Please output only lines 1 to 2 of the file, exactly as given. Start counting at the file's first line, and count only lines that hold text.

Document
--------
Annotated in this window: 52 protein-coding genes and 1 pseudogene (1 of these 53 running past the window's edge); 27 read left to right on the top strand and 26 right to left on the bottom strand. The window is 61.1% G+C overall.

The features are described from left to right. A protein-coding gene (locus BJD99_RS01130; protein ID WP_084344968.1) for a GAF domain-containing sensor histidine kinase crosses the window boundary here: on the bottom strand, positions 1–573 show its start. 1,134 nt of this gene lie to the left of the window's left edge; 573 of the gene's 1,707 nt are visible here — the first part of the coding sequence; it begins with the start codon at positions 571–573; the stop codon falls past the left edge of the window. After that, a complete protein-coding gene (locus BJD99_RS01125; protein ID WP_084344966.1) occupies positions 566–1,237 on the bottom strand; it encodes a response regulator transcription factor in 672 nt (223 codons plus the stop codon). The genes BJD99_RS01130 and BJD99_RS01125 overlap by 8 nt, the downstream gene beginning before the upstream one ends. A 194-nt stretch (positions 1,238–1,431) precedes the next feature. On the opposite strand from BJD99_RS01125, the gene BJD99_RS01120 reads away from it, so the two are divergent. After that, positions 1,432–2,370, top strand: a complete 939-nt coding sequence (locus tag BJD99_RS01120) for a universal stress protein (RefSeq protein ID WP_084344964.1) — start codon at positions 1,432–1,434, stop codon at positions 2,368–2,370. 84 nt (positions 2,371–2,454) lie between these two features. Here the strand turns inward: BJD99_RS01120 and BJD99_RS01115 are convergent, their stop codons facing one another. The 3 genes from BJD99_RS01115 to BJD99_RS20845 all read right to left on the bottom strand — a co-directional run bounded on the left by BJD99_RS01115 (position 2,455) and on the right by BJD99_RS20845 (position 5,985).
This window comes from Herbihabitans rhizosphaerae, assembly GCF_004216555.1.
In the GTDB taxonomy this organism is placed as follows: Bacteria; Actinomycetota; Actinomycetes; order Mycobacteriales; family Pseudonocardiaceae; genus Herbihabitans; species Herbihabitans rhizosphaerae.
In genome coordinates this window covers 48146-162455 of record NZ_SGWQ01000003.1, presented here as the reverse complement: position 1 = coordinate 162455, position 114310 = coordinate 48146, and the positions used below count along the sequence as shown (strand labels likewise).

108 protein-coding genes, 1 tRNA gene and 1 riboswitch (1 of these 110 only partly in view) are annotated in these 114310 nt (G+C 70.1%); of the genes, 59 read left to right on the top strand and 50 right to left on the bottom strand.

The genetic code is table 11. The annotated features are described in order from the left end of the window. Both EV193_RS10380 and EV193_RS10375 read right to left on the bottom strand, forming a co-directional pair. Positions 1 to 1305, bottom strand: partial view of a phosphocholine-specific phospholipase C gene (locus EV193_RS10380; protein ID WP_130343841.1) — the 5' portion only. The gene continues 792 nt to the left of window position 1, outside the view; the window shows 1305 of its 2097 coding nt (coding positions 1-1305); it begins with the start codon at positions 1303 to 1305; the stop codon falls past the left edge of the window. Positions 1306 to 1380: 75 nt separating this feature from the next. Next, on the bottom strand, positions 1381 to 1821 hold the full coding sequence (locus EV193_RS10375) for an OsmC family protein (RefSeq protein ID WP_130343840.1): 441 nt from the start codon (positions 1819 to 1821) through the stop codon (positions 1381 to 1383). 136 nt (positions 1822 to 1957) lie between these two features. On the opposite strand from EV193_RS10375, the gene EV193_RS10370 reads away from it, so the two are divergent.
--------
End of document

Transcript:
Annotated in this window: 52 protein-coding genes and 1 pseudogene (1 of these 53 running past the window's edge); 27 read left to right on the top strand and 26 right to left on the bottom strand. The window is 61.1% G+C overall.

The features are described from left to right. A protein-coding gene (locus BJD99_RS01130; protein ID WP_084344968.1) for a GAF domain-containing sensor histidine kinase crosses the window boundary here: on the bottom strand, positions 1–573 show its start. 1,134 nt of this gene lie to the left of the window's left edge; 573 of the gene's 1,707 nt are visible here — the first part of the coding sequence; it begins with the start codon at positions 571–573; the stop codon falls past the left edge of the window. After that, a complete protein-coding gene (locus BJD99_RS01125; protein ID WP_084344966.1) occupies positions 566–1,237 on the bottom strand; it encodes a response regulator transcription factor in 672 nt (223 codons plus the stop codon). The genes BJD99_RS01130 and BJD99_RS01125 overlap by 8 nt, the downstream gene beginning before the upstream one ends. A 194-nt stretch (positions 1,238–1,431) precedes the next feature. On the opposite strand from BJD99_RS01125, the gene BJD99_RS01120 reads away from it, so the two are divergent. After that, positions 1,432–2,370, top strand: a complete 939-nt coding sequence (locus tag BJD99_RS01120) for a universal stress protein (RefSeq protein ID WP_084344964.1) — start codon at positions 1,432–1,434, stop codon at positions 2,368–2,370. 84 nt (positions 2,371–2,454) lie between these two features. Here the strand turns inward: BJD99_RS01120 and BJD99_RS01115 are convergent, their stop codons facing one another. The 3 genes from BJD99_RS01115 to BJD99_RS20845 all read right to left on the bottom strand — a co-directional run bounded on the left by BJD99_RS01115 (position 2,455) and on the right by BJD99_RS20845 (position 5,985).